Tools, insights, and technologies for long-now design.

Deconstructing the Keyboard

Guest blog post by Zak Brazen, Creative Strategist of Brazenworks, a design and ingenuity lab we invited to create a branded object for our new studio. What we got was a work of art!

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The truth is, we take computer keyboards for granted. They’re too familiar; like the picture of that dolphin that’s hung in your bathroom for years. In fact, we often view them as an impediment to our productivity or creative expression.

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And as we quickly (read: awkwardly?) move toward hands-free interfaces, a la Google Glass, let’s take a minute to look at the humble keyboard with fresh eyes. These little interfaces are actually a fairly elegant way to tickle the soul of transistors and microprocessors. The keyboard, with all of its limitations, is our way into the matrix; it’s how we float up into the cloud and has helped to produce Harry Potter, Facebook, your final report, Google, the love letter to your significant other, the Human Genome Project, this blog post, and a few other quintillion things.

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Like the pencil and mouse trap, keyboards have changed little over time – in part because good design is lasting design, in part because of technological constraints. Regardless, the concept and layout of the computer keyboard owes its origin to the inventor of the first typewriter. Depending on how you read history, you might attribute this feat to Henry Mill (1714), Pelligrino Turri (1808), or William Austin Burt (1829). Over the years, keys like “Task Pane” and “Spell” have gone away. And we’re happy about that (although this project made me want to have the “Shopping” key back). We’ve either streamlined and stacked key functionality or made certain keys superfluous. These changes ultimately reveal our evolving relationship to computing, technology and manufacturing itself.

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Today, technology is allowing for the first significant changes in human computer interaction in half a century. Next generation keyboards may be not be keyboards at all. We will probably lose the physical interface altogether. But, progress is made by standing upon the shoulders of giants, and for now, it’s still the keys that make the immaterial possible. So, in a world that increasingly venerates the immaterial, Brazenworks and Cooper deliberately chose to honor the physical object (because in the end, it will be keyboards that make keyboards obsolete).

As a branded object, the sign is poetic - it’s made of classic interfaces for a company that helped lay the groundwork for the field of interaction design. Alan Cooper, a pioneer and legendary programmer, spent countless hours a day strapped down to the keyboard (listening to Ween) writing code and building an interaction design firm when there weren’t too many on the block. And Alan’s Design Classic, The Inmates are Running the Asylum, owes it’s life to those grubby little keys as well.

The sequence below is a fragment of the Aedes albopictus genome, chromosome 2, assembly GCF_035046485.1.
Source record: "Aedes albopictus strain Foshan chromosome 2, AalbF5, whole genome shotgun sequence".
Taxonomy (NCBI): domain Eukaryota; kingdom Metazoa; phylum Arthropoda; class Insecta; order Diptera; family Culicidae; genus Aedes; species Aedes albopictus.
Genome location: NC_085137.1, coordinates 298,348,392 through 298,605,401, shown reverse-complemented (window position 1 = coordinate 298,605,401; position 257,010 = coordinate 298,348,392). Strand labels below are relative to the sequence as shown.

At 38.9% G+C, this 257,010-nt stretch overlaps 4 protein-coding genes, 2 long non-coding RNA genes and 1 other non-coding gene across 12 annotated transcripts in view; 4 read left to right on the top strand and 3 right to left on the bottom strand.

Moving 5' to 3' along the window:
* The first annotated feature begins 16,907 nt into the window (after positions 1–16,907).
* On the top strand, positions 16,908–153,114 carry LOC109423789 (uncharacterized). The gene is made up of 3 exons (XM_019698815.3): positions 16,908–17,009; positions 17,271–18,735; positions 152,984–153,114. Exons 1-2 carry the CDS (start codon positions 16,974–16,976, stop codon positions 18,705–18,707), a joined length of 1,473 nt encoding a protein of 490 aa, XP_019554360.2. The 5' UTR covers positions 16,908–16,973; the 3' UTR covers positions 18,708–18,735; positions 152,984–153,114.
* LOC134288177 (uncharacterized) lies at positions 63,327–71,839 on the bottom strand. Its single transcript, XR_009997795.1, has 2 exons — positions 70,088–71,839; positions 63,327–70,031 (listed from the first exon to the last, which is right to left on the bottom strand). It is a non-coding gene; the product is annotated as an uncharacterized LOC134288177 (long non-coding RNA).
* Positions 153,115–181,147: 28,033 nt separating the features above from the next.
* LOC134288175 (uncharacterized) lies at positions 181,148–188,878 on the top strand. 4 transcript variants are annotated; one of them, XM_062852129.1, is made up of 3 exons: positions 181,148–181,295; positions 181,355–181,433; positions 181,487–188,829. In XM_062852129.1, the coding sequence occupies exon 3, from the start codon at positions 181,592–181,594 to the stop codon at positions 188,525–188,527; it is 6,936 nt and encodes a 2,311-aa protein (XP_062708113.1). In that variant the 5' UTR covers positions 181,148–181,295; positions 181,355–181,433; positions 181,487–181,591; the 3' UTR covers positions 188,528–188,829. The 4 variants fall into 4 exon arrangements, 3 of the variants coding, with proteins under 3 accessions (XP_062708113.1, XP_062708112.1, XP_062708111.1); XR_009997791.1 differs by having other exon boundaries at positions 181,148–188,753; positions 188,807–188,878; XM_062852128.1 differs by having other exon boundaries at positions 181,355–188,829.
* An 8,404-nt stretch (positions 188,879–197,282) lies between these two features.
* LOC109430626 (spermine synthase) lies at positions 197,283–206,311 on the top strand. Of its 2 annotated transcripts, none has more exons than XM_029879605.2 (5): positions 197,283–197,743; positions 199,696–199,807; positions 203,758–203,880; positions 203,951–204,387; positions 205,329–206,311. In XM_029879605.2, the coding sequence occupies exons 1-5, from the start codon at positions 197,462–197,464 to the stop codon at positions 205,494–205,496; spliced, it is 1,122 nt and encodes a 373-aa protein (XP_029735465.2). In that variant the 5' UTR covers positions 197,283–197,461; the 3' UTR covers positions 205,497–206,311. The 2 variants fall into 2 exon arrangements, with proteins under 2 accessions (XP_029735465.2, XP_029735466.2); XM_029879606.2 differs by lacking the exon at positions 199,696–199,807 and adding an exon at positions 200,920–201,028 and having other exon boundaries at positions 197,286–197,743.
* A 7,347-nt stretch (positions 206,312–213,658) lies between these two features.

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Speaking of which, as we popped and pried our keys with screwdrivers and pliers, the underbelly of our boards were revealed. In a word: disgusting. You people gross me out. Seriously (in a report by ABC news, keyboards were found to contain five times more germs than a toilet seat). Underneath the hood, these boards reveal a lot about us; our eating habits, diets (read: penchant for muffins), hair color, the kind of pets we own, the nail biters, and the dust bunny collectors. Our typing patterns, as told by the wear and tear of specific keys, tell us about the emails we write, how much time we spend at the computer, as well as a physical record of our keystroke logging.

Assembled en mass, it’s interesting that the keys form an undulating topography reminiscent of a complex city scape. Layered in time and space, this miniature world, just like the real world, was built by multiple hands.

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Facts about our sign:
• 8′ in diameter
• Roughly 18,000 keys from 200 keyboards
• Keys plucked from 15 different keyboards designs
• 5 main keyboard manufacturers (Compaq, Dell, Microsoft, hp and Gateway)

If you made it this far, let us know what you think about the sign, and tell us:

What is your relationship to your keyboard?

What’s the strangest thing you’ve ever done with your keyboard? The most important thing? What do you think the keyboard of the future will look like?

Thanks to Sue and Alan Cooper, Kendra Shimmell, Teresa Brazen, Vivian, Rachel, Kyle, Abby, and all of the Cooperistas that contributed to the sign’s realization!!

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